Unlocking Public Unused Land For Housing Tackling Britain's Housing Crisis is one of the most challenging tasks faced by policymakers, politicians an...
So politicians tell lies in order to win votes. Who knew? But in the age of social media, when more people read fake news stories -- stories that have been deliberately invented in order to mislead people -- than real stories, the lies have more power than ever before. Sure, they may well reflect real fears and real anger, but they are still lies.
As Britain prepares to borrow more than £215bn in the next five years, and with the economy is flux as the consequences of the Brexit vote unfold, can UK businesses afford to raise the National Living Wage? Simple maths says that if we produce more, we sell more, and the country as a whole will make more money. Here's five reasons why, if we can figure out the productivity problem, I say yes.
The decision by the Chancellor to scrap the Autumn Statement altogether was also welcome - fewer Budgets will mean entrepreneurs can better plan for the future. We now wait for the weightier Spring Budget to see if Philip Hammond will take real action to cut the most destructive taxes and simplify incentives to boost UK entrepreneurship.
A budgetary statement by the Chancellor is where it becomes clear that politics and economics are inextricably intertwined. So it was with this week's Autumn Statement.
Yesterday was Philip Hammond's first big moment as Chancellor, the opportunity, before a country and indeed a world buffeted by shockwaves of change and uncertainty, to set out a compelling, reassuring and above all confidence building vision of our economic future. Well we didn't get that did we?
Without extra funding for social care this promises to be a long hard winter for our health and social care systems. The most visible manifestation of the pressures caused by cuts to social care budgets is the rapid growth in delayed transfers of care from hospital. The September figure of over 196,000 delayed days was a record. A record in delayed discharges not in winter, but at the end of summer.
Philip Hammond has missed his first opportunity to formulate a proper response to the country's long term challenges; with a target that is not flexible enough to allow for significant, proactive investment. There is still much work to do.
As the Prime Minister has said, we simply need to build more homes. Today her government backed up that rhetoric with action, announcing an extra £1.4billion for more affordable homes as well as flexibility over how housing investment is spent.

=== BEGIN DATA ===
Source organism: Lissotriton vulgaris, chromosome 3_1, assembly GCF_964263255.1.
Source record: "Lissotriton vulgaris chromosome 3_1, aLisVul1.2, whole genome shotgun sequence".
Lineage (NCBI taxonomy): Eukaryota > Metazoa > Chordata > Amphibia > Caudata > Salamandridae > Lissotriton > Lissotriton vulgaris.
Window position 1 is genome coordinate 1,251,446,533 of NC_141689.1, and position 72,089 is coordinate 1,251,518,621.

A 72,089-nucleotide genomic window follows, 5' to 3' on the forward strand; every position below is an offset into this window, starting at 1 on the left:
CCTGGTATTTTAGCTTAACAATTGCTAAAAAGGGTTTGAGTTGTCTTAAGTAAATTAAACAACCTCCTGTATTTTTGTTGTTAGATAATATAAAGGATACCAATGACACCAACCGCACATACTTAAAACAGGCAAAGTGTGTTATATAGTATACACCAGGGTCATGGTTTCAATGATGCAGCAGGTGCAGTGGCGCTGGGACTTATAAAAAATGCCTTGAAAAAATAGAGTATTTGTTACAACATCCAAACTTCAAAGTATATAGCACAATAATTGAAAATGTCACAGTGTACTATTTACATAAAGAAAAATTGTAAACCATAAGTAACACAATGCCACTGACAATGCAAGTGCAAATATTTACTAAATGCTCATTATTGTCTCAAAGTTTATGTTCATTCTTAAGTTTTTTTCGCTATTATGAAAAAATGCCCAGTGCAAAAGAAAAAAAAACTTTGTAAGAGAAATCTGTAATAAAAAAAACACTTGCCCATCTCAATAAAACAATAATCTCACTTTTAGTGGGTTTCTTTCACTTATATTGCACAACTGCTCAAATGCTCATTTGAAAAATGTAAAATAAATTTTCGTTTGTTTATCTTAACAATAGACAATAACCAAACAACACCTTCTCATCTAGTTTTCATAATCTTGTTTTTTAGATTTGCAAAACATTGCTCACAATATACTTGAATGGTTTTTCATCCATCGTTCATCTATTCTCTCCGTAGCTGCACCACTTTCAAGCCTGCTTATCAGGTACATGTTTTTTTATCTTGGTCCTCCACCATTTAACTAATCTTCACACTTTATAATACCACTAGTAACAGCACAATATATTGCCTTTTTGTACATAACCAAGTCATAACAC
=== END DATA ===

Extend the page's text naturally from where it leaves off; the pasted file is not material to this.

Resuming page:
We were told everything would be geared towards helping this group of low and middle earners - including with their housing costs. So looking at the detail, how did today's announcements shape up? Who are the 'JAMs' and what's their housing situation?
Philip Hammond's most interesting announcement was the Autumn Statement will be his last as well as his first - the Budget will switch to spring from ...
"No Jam today", "pump up the Jams", Chancellor in a Jam": an initially staid acronym for 'Just About Managing' families coined by the new Chancellor of the Exchequer has morphed into a major political buzzword in just a matter of days. At its current growth rate, it's got all the ingredients of a meme.
The Government has an obligation under the Public Sector Equality Duty to have due regard to the impact of its policies on equality. But they've not exactly been keen to make that a reality... The Treasury refused to send a Minister to answer the Committee's questions about equality impact, saying that individual Government departments were responsible for doing this analysis... do they have something to hide?
It's been drummed into us that Brexit means Brexit. And now we hear that there is a 'Hard Brexit' and a 'Soft Brexit', with ideology seemingly having more of a say than what works for all. The details sound, and no doubt are, very complicated, and I certainly wouldn't have a clue where to start with sorting out a UK wide position, let alone negotiating for it.
Within the Tory ranks there are few if any genuinely big beasts around whom alternative camps may form, even though George Osborne is trying to position himself as one with his customary lack of subtlety. But the Premiership now is a poisoned chalice, with no way of avoiding fights as Brexit is navigated.
Maybe it slipped the Chancellor's mind. He must have a lot to think about right about now. The long-term downward trend predictions for the British economy; the volatile dip in jobs and investment seen in July; the seven week low in the value of sterling today. Not an easy in-tray. But, in case he has forgotten, a few months ago some bold spending promises were made.